A few weeks ago I wrote a post that I never finished up called “How we’re doing” about how we were coping with the transition to working different shifts.
“I really tried to train my brain that he was going to be gone and that I would be okay, but the minute his car left the driveway I cried. At that point I didn’t feel scared about being alone, I felt sad that he was leaving our routine to start a new one. One which involved him installing seat belts in the middle of the night while I was asleep in the bed he should be tucked away in. I felt completely overwhelmed, unequipped and inadequate to have my shit together.”
That week I started in on a job hunt for Guy, determined to find something that paid just enough so he could leave his job and take the buyout that Ford has been offering. I prayed that I would find something, anything. The very first morning, after doing lots and lots of monster and career builder searches, I checked with my employer. And there it was on my screen, what I thought would be the perfect “out” for Guy. My heart sped and my mind raced and I envisioned quickly the ways that our life would be different. I could have reached out with both hands and kissed the computer screen. Muah! Look at you, you cute little job opening, you!
One step down but many more to go… get an interview, prepare for an interview (something Guy hasn’t had to do in over 8 years), get a job offer, and make the final decision of yes, I will quit my job of 8 years to take a giant, dinosaur size leap of faith into this one. We were so very lucky to know people that work for this company and more specifically, for this particular program. We had several people be very kind to us and stand up and say yes, he can do this job and do it well.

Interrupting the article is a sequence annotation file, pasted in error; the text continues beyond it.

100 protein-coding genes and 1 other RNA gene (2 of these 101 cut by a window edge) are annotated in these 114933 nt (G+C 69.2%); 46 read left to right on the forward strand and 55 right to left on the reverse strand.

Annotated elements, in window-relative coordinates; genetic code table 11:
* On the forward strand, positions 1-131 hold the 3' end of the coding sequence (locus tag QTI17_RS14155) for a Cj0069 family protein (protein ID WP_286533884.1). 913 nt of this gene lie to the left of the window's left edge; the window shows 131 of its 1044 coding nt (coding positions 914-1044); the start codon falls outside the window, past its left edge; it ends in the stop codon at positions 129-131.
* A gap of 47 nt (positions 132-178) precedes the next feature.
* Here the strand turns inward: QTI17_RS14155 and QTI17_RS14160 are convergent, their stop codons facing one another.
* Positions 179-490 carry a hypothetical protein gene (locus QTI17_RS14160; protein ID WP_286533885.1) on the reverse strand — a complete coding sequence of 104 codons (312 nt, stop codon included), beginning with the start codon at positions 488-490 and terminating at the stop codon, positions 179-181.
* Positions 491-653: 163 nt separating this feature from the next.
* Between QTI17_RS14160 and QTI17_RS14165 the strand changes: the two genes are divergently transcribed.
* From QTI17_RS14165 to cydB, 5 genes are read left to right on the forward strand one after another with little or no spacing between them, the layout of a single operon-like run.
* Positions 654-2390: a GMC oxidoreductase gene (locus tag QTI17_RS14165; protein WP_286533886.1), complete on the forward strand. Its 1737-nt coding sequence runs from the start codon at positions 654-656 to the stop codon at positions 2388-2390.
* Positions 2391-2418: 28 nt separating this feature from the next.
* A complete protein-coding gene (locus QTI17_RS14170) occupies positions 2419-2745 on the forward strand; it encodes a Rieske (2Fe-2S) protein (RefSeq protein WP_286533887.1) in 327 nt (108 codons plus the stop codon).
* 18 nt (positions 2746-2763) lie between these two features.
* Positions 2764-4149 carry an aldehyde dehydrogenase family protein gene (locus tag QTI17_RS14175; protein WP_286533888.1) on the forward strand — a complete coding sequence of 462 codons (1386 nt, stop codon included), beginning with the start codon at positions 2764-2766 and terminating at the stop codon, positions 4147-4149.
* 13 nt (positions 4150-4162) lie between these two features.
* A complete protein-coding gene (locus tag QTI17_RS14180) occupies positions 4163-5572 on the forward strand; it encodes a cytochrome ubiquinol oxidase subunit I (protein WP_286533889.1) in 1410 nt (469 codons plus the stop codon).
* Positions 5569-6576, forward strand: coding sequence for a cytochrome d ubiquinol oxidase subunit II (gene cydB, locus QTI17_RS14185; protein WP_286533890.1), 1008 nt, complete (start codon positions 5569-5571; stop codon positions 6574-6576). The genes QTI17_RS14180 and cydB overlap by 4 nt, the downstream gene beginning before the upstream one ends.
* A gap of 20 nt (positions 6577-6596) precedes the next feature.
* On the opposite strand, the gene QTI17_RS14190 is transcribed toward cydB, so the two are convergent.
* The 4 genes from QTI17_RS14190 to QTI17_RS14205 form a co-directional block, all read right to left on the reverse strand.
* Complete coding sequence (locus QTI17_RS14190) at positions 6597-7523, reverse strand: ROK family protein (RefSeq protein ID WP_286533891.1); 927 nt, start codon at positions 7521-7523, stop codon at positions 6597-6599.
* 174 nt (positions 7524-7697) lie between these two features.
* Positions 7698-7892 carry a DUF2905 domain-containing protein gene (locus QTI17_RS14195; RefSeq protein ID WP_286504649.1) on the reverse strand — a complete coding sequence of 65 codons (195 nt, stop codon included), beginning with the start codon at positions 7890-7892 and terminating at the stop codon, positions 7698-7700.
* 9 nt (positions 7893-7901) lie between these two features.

This job takes his drive down from 40 minutes to 10 minutes, it puts him back on day shift (permanent day shift), he is not on his feet from start to finish, he is in a building with air conditioning (oh sweet, lovely air conditioning), and this job allows him to use his brain and not just his body. It’s just what he wanted except for one thing: it’s a pay cut.
Guy and I could have made it through night shift. We could have made it through any shift. It isn’t easy or fun or enjoyable in any sense of the word, but we would have done what needed to be done because that’s life. But what if it doesn’t have to be life? What if someone offered you a job that, albeit pays less, is just what your family needs? It gives you the life that you want not that you just happened to get. What if you can stop telling your wife goodnight, I love you, via text message? I would take that choice, and that is what he’s doing. Taking that leap and hoping he has made the right decision. Hoping our family will blossom because of it, and that he will find out that yes, this job was made for me and opened at just the right time for me. No looking back. No regrets.
Sher Bailey is a writer in the Midwest who believes the power of humor, Mod Podge, and grandkids can fix most problems in life. You can find her at SherBailey.com.